Performance Evaluation of Serial SARS-CoV-2 Rapid Antigen Testing During a Nursing Home Outbreak

Ann Intern Med. 2021 Jul;174(7):945-951. doi: 10.7326/M21-0422. Epub 2021 Apr 27.


Background: To address high COVID-19 burden in U.S. nursing homes, rapid SARS-CoV-2 antigen tests have been widely distributed in those facilities. However, performance data are lacking, especially in asymptomatic people.

Objective: To evaluate the performance of SARS-CoV-2 antigen testing when used for facility-wide testing during a nursing home outbreak.

Design: A prospective evaluation involving 3 facility-wide rounds of testing where paired respiratory specimens were collected to evaluate the performance of the BinaxNOW antigen test compared with virus culture and real-time reverse transcription polymerase chain reaction (RT-PCR). Early and late infection were defined using changes in RT-PCR cycle threshold values and prior test results.

Setting: A nursing home with an ongoing SARS-CoV-2 outbreak.

Participants: 532 paired specimens collected from 234 available residents and staff.

Measurements: Percentage of positive agreement (PPA) and percentage of negative agreement (PNA) for BinaxNOW compared with RT-PCR and virus culture.

Results: BinaxNOW PPA with virus culture, used for detection of replication-competent virus, was 95%. However, the overall PPA of antigen testing with RT-PCR was 69%, and PNA was 98%. When only the first positive test result was analyzed for each participant, PPA of antigen testing with RT-PCR was 82% among 45 symptomatic people and 52% among 343 asymptomatic people. Compared with RT-PCR and virus culture, the BinaxNOW test performed well in early infection (86% and 95%, respectively) and poorly in late infection (51% and no recovered virus, respectively).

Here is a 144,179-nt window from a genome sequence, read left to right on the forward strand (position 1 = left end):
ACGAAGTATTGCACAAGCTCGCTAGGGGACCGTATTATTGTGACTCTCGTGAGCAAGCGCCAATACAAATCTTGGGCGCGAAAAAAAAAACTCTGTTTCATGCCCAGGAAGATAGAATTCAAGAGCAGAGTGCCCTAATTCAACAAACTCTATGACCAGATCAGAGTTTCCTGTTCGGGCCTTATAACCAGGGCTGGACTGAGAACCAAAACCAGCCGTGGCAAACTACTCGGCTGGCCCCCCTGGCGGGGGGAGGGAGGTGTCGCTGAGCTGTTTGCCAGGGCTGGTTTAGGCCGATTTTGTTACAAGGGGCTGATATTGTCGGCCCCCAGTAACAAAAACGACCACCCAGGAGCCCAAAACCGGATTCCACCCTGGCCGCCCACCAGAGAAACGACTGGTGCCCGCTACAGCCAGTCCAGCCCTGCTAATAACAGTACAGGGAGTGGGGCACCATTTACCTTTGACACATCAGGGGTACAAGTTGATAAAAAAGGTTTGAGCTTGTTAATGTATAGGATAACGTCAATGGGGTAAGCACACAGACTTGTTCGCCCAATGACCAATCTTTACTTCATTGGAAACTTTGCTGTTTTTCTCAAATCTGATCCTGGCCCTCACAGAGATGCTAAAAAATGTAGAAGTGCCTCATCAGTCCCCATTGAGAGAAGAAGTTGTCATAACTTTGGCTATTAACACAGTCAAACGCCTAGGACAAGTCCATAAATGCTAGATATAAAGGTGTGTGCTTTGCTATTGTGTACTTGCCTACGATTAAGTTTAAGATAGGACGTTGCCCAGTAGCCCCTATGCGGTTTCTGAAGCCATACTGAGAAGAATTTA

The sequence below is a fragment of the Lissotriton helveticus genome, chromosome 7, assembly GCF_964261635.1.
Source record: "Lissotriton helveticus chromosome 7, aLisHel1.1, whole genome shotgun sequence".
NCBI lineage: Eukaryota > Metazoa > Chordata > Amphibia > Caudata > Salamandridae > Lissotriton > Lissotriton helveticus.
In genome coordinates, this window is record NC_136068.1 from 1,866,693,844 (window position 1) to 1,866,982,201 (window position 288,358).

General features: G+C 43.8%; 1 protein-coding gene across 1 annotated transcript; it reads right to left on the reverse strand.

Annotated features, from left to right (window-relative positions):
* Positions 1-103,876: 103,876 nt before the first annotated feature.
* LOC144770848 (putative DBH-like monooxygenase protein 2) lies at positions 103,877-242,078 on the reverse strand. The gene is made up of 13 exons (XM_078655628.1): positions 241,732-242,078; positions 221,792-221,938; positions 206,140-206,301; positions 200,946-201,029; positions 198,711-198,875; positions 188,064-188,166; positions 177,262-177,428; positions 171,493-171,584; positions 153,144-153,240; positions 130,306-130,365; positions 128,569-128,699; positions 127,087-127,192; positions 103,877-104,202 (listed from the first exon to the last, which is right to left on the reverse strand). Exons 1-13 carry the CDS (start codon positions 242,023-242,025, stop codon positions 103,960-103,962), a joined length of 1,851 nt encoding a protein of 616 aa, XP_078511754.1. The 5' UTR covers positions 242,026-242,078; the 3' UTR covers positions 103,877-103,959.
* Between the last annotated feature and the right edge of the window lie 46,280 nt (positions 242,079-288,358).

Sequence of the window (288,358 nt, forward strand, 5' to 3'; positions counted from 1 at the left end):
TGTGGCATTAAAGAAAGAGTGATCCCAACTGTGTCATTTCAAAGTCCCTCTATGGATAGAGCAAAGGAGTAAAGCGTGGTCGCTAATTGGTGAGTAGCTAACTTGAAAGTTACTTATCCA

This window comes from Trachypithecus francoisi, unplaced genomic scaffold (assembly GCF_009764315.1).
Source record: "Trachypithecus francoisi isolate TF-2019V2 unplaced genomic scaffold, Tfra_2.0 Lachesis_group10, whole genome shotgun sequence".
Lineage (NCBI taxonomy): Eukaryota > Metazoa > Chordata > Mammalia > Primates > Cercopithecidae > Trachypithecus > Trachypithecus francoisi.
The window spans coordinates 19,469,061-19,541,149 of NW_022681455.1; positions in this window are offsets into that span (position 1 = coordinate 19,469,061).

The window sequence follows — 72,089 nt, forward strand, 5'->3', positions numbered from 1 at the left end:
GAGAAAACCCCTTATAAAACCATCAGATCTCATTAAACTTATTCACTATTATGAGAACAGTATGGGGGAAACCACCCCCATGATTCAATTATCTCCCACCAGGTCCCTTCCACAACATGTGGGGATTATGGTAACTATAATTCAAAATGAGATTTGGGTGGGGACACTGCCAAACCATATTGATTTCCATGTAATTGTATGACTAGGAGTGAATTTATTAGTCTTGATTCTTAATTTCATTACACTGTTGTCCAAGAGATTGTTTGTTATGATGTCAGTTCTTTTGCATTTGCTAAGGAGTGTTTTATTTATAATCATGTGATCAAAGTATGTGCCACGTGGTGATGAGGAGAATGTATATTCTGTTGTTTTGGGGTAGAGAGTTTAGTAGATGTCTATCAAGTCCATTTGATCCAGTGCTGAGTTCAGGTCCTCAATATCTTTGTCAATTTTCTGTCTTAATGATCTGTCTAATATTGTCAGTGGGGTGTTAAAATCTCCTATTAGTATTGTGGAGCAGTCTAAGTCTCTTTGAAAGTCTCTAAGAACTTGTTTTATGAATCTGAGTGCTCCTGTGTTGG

Limitation: Accurate symptom ascertainment was challenging in nursing home residents; test performance may not be representative of testing done by nonlaboratory staff.

Conclusion: Despite lower positive agreement compared with RT-PCR, antigen test positivity had higher agreement with shedding of replication-competent virus. These results suggest that antigen testing could be a useful tool to rapidly identify contagious people at risk for transmitting SARS-CoV-2 during nascent outbreaks and help reduce COVID-19 burden in nursing homes.

Primary funding source: None.

MeSH terms

  • Antigens, Viral / analysis*
  • COVID-19 / diagnosis*
  • COVID-19 / epidemiology
  • COVID-19 Serological Testing / methods*
  • False Negative Reactions
  • False Positive Reactions
  • Humans
  • Nursing Homes*
  • Pandemics*
  • Prospective Studies
  • Retrospective Studies
  • SARS-CoV-2 / immunology*
  • United States / epidemiology


  • Antigens, Viral